Astronomers in Chile utilizing the European Southern Observatory’s Very Sizable Telescope are now able to evaluate the atmosphere on faraway planet Tau Bootis b. Utilizing CRIRES, a supercooled infrared spectrograph bolted to the ‘scope, the team was able to evaluate the dimension of the exoplanet– and for the very first time, take a reading of the atmosphere while not in transit. Historically, the only time specialists have been able to carry out atmospheric analysis is throughout the transit of its close-by star, which imprints the qualities of the atmosphere onto the light. The group located that Tau Bootis b is around six times the size of Jupiter, but its air is so thick with Carbon Monoxide that we’ll need to look elsewhere to organize that expedition to the stars.
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Question by Pete S: What can I use an infrared LED for, in terms of robotics or electronics?
Answer by Bob B
Infrared LEDs are frequently used for communications. A TV remote control is one typical example.
What do you think? Answer below!
NASA’s Wide-field Infrared Survey Explorer (WISE) mission began mapping the sky in 2010, but after collecting more than 15 trillion bytes of data it took more than a little time to process the information. That task complete, NASA has now released a new atlas and catalog covering the more than half a billion celestial objects mapped by the project — some of which were captured for the very first time. Over 2.7 million images taken at four infrared wavelengths of light were collected for the project, which were then condensed down to the 80,000 images available in the new atlas. Even prior to the release of the new imagery, the WISE mission yielded insights, offering the first glimpses of a class of failed stars known as Y-dwarfs, as…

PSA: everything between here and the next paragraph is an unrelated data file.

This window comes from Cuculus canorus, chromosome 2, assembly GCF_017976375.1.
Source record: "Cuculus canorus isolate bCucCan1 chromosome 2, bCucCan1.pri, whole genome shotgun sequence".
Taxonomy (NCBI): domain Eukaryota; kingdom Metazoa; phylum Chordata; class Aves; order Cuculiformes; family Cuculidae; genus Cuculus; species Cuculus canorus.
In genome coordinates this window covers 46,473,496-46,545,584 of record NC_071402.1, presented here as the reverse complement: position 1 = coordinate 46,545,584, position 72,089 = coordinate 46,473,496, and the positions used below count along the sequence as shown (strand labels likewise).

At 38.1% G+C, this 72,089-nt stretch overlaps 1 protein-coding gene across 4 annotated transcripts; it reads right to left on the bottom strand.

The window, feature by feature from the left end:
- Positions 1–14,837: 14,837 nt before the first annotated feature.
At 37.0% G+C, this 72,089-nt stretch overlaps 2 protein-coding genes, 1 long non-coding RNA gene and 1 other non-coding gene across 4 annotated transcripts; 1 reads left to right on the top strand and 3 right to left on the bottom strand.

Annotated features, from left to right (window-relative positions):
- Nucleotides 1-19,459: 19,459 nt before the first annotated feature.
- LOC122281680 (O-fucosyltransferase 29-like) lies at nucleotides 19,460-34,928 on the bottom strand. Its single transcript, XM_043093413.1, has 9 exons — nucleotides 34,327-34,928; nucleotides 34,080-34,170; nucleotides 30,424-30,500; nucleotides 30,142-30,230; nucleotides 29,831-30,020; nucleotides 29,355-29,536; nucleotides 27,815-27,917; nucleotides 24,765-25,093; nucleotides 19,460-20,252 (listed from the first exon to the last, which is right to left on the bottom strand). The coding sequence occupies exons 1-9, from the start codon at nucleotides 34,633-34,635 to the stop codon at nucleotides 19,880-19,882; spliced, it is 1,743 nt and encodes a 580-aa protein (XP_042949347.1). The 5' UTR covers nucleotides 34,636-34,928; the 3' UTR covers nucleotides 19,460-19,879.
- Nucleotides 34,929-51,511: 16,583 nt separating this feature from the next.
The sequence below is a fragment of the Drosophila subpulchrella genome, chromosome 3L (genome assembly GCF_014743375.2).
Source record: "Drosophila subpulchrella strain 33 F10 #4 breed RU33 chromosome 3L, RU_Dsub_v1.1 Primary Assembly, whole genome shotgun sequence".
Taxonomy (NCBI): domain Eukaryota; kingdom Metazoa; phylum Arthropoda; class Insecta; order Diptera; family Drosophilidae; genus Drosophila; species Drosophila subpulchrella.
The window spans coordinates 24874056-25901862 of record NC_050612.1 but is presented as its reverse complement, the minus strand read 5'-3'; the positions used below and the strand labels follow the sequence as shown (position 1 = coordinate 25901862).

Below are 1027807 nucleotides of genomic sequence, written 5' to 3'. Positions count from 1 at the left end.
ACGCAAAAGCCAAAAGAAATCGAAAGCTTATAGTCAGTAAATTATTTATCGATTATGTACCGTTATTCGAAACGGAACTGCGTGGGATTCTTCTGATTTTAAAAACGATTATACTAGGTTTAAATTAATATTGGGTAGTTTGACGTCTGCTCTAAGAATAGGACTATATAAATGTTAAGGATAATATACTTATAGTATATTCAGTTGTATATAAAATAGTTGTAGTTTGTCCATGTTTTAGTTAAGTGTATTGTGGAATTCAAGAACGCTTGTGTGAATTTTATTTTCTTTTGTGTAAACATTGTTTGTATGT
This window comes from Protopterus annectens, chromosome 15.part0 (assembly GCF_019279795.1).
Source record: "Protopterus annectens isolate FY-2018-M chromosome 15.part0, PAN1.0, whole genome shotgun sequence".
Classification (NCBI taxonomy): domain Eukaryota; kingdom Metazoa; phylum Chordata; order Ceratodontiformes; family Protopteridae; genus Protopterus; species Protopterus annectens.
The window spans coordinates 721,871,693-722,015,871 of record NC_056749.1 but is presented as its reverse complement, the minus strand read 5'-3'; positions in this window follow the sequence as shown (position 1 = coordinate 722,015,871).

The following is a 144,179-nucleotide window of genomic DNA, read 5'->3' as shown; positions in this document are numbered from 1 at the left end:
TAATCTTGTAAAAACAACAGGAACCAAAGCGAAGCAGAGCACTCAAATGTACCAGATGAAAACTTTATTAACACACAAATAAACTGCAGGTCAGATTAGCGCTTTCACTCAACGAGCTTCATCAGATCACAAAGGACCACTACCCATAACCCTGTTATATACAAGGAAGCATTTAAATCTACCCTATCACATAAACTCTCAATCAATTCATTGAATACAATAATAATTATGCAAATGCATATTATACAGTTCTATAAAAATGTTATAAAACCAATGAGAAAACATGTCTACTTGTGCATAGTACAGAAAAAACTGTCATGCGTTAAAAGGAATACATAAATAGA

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Smartphone fanatics may recall the Neonode N2 — a rather unique recall-plagued feature phone that ultimately resulted in the demise of the company’s handset arm. Neonode is still a major player in the portable device market, but may be more familiar to OEMs that employ its infrared LED-based touch technology, rather than consumers that utilize it in e-readers, with tablets soon joining the mix. zForce offers several advantages over its capacitive-based counterparts — it’s incredibly responsive and accurate, and can now measure the intensity (or pressure) of your touch, and not just position. There’s also a built-in proximity sensor that can be added to any device for a few pennies, which is considerably less than traditional offerings. However, because Neonode uses an array of infrared LEDs and photodiodes, a raised bezel is required to accommodate the additional hardware, making it impossible to integrate a flush display.